An article «Breakdown of conventional rovibrational selection rules for field- or collision-induced absorption in symmetric linear molecules» by Kazakov K.V. and Vigasin A.A. was published in Physical Review A

Vol. 102, Iss. 2 — August 2020


On the shape of absorption bands inherent to symmetrical molecules in an external field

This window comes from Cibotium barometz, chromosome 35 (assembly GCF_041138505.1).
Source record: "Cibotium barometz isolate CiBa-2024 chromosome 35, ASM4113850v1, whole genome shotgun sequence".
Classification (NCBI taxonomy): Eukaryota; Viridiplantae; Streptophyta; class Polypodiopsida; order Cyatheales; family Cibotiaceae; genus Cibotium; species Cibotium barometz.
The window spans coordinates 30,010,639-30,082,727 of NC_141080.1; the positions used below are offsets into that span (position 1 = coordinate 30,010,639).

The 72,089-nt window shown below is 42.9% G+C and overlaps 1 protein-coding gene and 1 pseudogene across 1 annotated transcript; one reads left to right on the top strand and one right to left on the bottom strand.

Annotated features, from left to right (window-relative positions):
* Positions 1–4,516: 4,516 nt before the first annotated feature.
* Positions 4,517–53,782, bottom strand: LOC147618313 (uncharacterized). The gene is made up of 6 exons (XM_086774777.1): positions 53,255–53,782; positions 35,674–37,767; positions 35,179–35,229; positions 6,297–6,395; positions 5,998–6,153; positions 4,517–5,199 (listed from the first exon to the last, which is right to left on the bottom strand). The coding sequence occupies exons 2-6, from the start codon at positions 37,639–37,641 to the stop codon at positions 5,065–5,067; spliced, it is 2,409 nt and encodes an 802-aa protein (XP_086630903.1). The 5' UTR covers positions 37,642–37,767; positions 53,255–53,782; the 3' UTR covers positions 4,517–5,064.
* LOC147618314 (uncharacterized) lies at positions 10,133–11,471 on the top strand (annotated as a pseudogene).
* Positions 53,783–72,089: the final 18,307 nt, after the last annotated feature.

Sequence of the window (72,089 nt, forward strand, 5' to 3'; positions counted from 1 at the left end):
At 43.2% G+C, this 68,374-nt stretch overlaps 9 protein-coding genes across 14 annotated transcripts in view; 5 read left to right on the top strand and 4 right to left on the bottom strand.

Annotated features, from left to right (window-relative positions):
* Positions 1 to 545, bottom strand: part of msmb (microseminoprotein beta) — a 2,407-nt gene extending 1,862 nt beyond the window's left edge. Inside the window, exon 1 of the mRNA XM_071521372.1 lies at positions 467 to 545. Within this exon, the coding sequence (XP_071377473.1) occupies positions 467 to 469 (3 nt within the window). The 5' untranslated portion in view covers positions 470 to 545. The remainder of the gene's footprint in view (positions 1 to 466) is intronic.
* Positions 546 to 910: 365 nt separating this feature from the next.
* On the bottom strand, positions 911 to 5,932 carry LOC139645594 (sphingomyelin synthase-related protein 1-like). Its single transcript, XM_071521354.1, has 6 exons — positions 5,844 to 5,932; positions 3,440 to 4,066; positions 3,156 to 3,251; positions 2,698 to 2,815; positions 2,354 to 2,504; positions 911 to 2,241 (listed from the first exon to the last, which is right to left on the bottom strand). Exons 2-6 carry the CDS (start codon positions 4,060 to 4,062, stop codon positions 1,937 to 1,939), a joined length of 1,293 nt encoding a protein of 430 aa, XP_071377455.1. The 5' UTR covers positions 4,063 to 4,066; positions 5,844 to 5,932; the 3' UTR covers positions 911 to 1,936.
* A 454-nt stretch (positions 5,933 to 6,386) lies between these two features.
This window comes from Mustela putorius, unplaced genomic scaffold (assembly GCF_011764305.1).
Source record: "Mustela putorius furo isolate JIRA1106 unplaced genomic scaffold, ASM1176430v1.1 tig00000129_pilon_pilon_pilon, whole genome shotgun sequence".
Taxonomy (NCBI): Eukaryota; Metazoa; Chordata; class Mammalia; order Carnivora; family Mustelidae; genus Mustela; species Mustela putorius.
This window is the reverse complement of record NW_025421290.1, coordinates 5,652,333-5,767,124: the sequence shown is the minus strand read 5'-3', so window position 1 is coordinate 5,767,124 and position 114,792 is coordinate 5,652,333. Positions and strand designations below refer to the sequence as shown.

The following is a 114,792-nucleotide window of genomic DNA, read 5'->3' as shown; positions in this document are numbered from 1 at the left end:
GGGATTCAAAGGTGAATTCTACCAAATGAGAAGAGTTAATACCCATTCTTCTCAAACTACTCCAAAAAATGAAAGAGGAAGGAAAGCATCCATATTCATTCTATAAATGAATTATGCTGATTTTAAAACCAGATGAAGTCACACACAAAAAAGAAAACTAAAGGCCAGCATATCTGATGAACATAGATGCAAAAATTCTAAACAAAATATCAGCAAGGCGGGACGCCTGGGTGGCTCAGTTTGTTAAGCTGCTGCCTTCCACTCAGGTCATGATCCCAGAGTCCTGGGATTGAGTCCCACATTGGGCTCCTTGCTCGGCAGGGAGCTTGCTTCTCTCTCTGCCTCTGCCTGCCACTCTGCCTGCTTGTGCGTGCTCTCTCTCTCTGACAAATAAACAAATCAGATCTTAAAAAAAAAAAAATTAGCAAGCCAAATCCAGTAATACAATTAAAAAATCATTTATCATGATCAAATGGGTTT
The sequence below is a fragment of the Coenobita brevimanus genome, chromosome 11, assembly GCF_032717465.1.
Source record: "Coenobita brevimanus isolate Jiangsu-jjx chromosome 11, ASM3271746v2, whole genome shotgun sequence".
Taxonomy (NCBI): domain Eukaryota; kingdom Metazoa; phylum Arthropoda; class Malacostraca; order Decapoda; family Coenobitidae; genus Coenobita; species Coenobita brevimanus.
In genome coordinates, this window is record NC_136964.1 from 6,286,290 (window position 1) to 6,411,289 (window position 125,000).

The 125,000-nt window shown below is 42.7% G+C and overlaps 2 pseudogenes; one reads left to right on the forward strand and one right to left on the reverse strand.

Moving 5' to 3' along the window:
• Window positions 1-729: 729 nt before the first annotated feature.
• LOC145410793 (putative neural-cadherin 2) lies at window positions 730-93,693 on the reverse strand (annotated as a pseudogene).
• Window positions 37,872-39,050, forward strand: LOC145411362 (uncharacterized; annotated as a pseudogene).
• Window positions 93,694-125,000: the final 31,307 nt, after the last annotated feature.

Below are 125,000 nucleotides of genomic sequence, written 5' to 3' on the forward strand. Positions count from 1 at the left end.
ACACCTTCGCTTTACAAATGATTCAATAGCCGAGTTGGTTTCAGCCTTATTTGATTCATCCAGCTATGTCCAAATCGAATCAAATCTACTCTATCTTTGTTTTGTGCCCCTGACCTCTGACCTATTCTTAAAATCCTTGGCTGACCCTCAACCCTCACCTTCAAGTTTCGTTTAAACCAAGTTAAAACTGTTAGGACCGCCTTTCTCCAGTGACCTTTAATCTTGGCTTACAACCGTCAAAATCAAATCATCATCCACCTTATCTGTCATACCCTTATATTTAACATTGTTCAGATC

The main constituents of the known planetary atmospheres are symmetric molecules. In a rarefied gas, i.e. as long as the molecules are well separated from each other, symmetry restrictions prohibit their absorption of radiation within typically broad wavelength ranges. However, under the action of an external field, whether caused in collisions with other molecules or on application of a static electric field, very weak absorption manifests itself in the nominally "forbidden" spectral ranges. These weak absorption bands are commonly called "induced" because they appear as a result of a perturbation induced in a molecule by an external field. Despite their weakness these induced absorption bands are known to be capable to play an important role in various astrophysical gas-phase media. Induced spectra recorded in laboratory-controlled conditions show in some cases the traces of a smooth structure, the nature of which was not understood until the present time. In our work a theory is developed that proposes an explanation for the observed unconventional structure. Taking a linear CO2 molecule as an example, it is shown that the origin of the unconventional shape of an induced absorption band is caused by the combined effect of the anharmonicity of the vibrations and an off-axial perturbation of the molecular electronic cloud.